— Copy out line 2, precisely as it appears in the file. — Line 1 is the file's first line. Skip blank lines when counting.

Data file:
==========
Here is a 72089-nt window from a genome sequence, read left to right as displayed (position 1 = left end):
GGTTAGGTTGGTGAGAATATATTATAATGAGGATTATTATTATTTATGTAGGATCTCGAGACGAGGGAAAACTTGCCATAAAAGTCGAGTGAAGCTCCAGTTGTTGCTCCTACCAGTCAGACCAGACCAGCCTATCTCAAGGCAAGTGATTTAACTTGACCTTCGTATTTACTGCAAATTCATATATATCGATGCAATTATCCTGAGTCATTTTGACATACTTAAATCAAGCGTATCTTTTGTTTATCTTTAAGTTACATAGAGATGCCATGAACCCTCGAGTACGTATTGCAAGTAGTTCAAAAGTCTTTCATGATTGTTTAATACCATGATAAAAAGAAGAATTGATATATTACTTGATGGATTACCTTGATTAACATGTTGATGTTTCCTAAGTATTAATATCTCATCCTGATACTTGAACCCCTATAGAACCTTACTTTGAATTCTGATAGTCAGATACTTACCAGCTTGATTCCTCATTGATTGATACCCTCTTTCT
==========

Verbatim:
GGTTAGGTTGGTGAGAATATATTATAATGAGGATTATTATTATTTATGTAGGATCTCGAGACGAGGGAAAACTTGCCATAAAAGTCGAGTGAAGCTCCAGTTGTTGCTCCTACCAGTCAGACCAGACCAGCCTATCTCAAGGCAAGTGATTTAACTTGACCTTCGTATTTACTGCAAATTCATATATATCGATGCAATTATCCTGAGTCATTTTGACATACTTAAATCAAGCGTATCTTTTGTTTATCTTTAAGTTACATAGAGATGCCATGAACCCTCGAGTACGTATTGCAAGTAGTTCAAAAGTCTTTCATGATTGTTTAATACCATGATAAAAAGAAGAATTGATATATTACTTGATGGATTACCTTGATTAACATGTTGATGTTTCCTAAGTATTAATATCTCATCCTGATACTTGAACCCCTATAGAACCTTACTTTGAATTCTGATAGTCAGATACTTACCAGCTTGATTCCTCATTGATTGATACCCTCTTTCT